Mario's Cement Factory
Mario's Cement Factory is a Game & Watch game. Two versions of the game were produced: The first was for the Game & Watch Table Top released on April 28, 1983, and the second was a more conventional New Wide Screen Game & Watch that was released on June 16, 1983. Mario's Cement Factory was the first game in the Table Top series. The Table Top game resembles an arcade cabinet, and it is more colorful than the New Wide Screen game. In both versions, Mario's mission in the cement factory is to open doors to prevent cement containers from overflowing. To get to the different containers, Mario has to jump onto moving platforms. The New Wide Screen version was rereleased as a Mini Classics and is featured in the Gallery Corner in Game & Watch Gallery. It is also featured as a minigame in Game & Watch Gallery 4 with a Classic version and an updated "Modern" version.
The alarm indicator of the Table Top version is a bell that is located beside the upper lift section, and a driver rings the bell when the alarm goes off. In the New Wide Screen version, the alarm indicator is also a bell located beside the upper lift section, but the bell just swings when the alarm goes off.
Mario's Cement Factory also appears as one of the minigames in Game Boy Gallery, though it is simply called Cement Factory and features no Mario characters, and the playable character is the same unnamed character seen in the other minigames.
There are two drivers, each in a truck under a container. Mario earns a point each time he empties a load of cement from the upper hopper and two points each time he empties a load from the lower hopper. Each container can hold only three loads of cement. Allowing the containers to overflow causes cement to spill down onto the workers, hurting them and giving Mario one miss. Falling off an elevator platform also earns a miss, as well as touching the very top of the screen and getting crushed by an elevator platform, or touching the very bottom and getting shocked by the floor of the elevator. In all versions of the game, there is an area on the lowermost portion of the elevator that Mario can use to save himself from touching the very bottom and getting shocked. On the Table Top version, there is a similar area on the uppermost portion of the elevator. This does not appear on any other version of the game. If Mario gets 300 points without any misses, the points will be worth double until he does get a miss. If he has any misses at said score, all misses will be cleared instead. When he receives three misses, the game is over.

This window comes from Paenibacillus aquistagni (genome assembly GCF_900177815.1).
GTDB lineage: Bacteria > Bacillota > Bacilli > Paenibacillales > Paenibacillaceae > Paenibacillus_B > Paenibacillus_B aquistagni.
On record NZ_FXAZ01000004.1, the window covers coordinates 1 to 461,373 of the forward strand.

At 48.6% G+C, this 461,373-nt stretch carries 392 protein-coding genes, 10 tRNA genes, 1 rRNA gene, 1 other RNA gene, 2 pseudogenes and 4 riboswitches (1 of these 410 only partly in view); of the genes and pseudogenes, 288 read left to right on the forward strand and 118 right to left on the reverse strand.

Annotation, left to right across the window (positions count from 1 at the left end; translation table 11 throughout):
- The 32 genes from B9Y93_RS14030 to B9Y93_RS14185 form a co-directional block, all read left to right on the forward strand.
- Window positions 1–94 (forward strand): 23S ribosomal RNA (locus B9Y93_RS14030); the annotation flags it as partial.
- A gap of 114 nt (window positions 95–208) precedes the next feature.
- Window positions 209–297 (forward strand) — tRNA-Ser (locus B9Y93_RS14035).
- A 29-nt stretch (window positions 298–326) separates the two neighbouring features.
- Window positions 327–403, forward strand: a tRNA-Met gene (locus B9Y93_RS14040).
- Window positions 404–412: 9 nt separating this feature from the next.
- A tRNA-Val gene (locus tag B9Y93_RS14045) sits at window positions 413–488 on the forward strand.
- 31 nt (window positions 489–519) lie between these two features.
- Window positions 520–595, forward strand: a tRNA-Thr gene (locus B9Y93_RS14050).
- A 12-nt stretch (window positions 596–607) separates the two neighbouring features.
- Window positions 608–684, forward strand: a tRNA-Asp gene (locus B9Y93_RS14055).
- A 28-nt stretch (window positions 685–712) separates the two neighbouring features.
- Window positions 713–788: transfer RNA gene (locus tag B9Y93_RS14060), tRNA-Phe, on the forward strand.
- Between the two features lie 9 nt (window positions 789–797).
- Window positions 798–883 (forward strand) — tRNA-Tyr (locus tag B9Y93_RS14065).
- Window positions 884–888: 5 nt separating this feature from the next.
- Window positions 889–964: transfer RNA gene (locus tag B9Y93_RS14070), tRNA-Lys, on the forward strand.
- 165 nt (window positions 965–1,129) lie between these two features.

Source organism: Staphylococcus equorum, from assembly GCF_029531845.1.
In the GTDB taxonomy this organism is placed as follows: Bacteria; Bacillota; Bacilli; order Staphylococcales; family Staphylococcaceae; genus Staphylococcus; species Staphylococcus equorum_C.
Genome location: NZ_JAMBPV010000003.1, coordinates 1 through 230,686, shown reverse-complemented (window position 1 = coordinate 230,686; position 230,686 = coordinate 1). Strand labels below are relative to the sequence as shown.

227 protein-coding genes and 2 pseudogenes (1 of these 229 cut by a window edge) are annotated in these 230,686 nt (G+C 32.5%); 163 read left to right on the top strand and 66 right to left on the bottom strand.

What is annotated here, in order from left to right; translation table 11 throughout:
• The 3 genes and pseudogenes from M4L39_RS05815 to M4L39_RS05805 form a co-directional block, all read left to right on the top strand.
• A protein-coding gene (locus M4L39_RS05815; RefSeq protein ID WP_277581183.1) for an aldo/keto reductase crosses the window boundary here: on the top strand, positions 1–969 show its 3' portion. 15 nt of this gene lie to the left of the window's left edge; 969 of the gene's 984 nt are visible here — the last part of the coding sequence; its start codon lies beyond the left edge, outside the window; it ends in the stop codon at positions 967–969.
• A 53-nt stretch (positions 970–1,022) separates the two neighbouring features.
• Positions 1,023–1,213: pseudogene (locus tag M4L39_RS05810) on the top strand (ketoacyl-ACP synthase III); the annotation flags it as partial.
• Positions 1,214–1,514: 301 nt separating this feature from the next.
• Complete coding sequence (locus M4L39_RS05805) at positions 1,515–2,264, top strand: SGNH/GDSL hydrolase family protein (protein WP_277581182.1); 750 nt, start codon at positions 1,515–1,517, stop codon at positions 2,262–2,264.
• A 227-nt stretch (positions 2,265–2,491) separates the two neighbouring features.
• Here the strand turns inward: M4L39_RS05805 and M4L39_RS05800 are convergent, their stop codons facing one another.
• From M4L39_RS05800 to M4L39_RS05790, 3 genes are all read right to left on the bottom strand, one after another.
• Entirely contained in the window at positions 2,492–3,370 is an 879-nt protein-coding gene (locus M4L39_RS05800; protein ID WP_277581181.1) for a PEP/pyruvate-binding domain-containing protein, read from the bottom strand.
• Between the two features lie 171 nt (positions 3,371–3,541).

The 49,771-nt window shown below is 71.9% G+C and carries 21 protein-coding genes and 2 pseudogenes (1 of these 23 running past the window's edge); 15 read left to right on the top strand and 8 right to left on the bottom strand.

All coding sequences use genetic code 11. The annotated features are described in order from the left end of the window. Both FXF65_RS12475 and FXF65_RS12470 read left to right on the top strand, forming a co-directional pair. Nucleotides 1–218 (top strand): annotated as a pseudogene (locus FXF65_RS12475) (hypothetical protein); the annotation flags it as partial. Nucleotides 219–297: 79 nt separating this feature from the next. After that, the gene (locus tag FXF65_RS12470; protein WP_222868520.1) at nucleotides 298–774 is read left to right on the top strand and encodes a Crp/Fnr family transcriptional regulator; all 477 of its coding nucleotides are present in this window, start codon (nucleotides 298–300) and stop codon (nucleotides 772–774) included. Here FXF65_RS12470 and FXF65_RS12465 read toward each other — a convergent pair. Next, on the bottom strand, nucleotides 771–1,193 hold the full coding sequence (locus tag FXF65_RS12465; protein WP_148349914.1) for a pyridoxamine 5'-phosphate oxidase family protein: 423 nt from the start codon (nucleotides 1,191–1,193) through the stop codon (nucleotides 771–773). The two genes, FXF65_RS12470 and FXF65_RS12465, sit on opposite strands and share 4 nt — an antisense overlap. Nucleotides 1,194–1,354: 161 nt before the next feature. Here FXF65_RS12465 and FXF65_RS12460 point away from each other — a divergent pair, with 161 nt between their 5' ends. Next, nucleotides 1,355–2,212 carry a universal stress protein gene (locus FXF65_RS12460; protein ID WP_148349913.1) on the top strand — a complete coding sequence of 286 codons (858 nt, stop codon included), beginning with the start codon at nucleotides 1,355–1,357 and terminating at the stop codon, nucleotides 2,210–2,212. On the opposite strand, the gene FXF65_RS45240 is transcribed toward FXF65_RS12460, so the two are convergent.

The Modern version of the game has Mario working in a cookie factory. Yoshi and Toad are featured instead of the drivers, with Yoshi eating the Yoshi Cookies made on the left conveyor belt and Toad packaging the Yoshi Cookies made on the right conveyor belt. Boos will also occasionally appear, taking up cookie dough slots on the second floor. Unlike in Classic Mode, however, Mario is allowed to fall down onto an elevator platform, but touching the very bottom or top still earns the player a miss. When Mario amasses 200, 500, and 700 points, a heart will appear for him to remove a miss. Music is also featured in this version, with the tempo changing depending on the speed of the game.
Selecting the game without starting it will also result in a humorous sequence being played. In particular, Yoshi and Toad are putting cookie batter on a conveyor belt each, only for Toad's batter to get stolen by a Boo, causing him to sob, and then the Boo, as a prank, drops the batter on Yoshi, with it being a large enough quantity that Yoshi is completely engulfed save for the eyes, while the Boo sticks out his tongue in a taunting manner as Yoshi is baffled at the entire situation.
Another port of the original version was released in August 2009 for DSiWare in Japan and March 2010 in America, Europe, and Australia. It is also available in the Nintendo 3DS eShop as DSiWare. In July–August 2012, to coincide with the release of New Super Mario Bros. 2, it was featured on the Mario folder in the main screen.
Game Boy Gallery (Cement Factory)